When you think of Rodeo Drive, you probably imagine celebrities rushing from one boutique to the next, paparazzi in tow. But I’ve visited over forty times and the only celebrities I ever saw were Jeff Goldblum, Wanda Sykes, and some sunglasses-wearing pitbull with 60k more Instagram followers than me. That’s because Rodeo Drive is actually a tourist trap, its three short blocks choked with visitors who come to see but rarely to buy. So what’s the point of a street where most of the things for sale are unaffordable to most of the people who go there? Desire and the transmission of that which is desirable. Because the culture of global capitalism teaches us that the most desirable thing in life is the right to conspicuous consumption enjoyed by the rich and famous and to be rich and famous culminates in the ability to consume conspicuously at Rodeo Drive. That is the street’s symbolic power.

The degree to which Rodeo Drive is really just one enormous photo op exposes this fact. Everything - from the storefronts to the street signs to the fountain at Rodeo + Wilshire - is designed to be photographed or photographed in front of. That’s why images, more than clothing or cosmetics or any other physical purchase, are the things most visitors leave with. Whether shared with friends and family on Facebook or disseminated to thousands of followers on Instagram, these images transmit the splendor and desirability of the Rodeo Drive lifestyle.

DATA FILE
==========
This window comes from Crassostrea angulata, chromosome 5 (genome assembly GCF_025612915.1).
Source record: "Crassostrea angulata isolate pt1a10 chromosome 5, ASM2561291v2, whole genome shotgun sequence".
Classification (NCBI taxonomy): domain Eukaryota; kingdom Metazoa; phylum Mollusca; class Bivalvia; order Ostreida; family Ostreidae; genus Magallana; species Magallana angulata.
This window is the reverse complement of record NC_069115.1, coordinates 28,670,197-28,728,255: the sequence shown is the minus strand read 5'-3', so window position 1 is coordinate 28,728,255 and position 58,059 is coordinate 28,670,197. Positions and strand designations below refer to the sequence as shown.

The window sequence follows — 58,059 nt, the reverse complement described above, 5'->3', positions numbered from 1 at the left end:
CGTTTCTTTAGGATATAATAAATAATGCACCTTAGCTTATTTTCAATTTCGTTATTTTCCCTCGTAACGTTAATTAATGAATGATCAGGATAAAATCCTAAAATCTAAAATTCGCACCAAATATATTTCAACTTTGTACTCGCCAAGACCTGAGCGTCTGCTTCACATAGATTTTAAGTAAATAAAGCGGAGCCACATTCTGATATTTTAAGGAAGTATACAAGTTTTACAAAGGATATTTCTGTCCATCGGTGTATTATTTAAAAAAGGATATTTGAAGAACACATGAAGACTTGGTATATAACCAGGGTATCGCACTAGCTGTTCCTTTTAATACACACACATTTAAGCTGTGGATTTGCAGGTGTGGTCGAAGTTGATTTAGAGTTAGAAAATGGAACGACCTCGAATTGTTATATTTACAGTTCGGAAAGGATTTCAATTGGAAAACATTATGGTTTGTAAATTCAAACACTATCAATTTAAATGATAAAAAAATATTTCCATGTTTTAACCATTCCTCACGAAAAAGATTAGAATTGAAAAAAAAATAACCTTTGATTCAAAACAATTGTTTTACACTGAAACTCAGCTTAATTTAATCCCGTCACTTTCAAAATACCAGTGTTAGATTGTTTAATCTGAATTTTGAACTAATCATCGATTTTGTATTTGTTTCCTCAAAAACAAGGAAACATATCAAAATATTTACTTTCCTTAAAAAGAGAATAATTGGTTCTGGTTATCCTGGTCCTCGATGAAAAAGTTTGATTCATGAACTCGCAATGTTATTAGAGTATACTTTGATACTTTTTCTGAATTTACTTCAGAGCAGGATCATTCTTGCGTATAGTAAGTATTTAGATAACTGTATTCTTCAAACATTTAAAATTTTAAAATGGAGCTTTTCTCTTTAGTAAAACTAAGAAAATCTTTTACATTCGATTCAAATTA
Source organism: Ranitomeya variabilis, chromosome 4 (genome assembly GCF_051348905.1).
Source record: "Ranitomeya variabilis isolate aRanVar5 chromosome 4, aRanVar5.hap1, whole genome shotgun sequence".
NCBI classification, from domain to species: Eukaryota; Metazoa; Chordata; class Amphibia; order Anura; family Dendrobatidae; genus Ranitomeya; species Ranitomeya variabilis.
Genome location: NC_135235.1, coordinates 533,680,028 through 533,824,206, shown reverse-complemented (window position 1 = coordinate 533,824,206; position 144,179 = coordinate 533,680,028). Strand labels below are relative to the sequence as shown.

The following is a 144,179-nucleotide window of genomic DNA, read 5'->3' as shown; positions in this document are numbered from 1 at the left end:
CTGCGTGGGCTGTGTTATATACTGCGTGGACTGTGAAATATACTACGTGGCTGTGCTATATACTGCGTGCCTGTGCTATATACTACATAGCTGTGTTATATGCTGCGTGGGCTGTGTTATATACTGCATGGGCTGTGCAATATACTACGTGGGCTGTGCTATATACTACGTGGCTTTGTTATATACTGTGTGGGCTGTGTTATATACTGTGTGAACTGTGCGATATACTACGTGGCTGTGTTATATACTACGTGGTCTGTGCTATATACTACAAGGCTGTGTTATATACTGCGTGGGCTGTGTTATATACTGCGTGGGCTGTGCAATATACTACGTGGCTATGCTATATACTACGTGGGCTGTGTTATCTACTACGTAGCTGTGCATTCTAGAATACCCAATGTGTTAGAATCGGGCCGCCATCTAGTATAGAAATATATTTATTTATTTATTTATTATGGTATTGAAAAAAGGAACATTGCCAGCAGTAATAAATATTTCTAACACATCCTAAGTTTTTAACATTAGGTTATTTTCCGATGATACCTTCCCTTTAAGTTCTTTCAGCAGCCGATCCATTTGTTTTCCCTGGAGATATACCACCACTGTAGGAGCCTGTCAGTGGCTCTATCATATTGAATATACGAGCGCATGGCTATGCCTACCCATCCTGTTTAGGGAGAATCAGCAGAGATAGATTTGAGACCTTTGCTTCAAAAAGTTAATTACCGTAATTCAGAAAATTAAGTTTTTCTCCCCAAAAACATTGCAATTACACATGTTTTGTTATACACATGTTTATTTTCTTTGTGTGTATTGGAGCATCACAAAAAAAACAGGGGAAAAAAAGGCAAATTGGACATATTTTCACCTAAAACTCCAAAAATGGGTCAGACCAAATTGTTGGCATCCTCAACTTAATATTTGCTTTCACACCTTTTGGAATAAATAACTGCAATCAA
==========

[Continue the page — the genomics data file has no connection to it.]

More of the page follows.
This photo series looks at the demands Rodeo Drive places on its visitors in order to accomplish this transmission and the relative lack of transactional reciprocity. It reveals a place where there is very little fun to be had - illustrated by just how much children seem to hate it there - a physical space to escape via one’s phone once the obligatory image-making has been completed. It shows, at a very fundamental level, the ways in which a potent symbol of elitism draws its power from the masses it excludes.

Using Format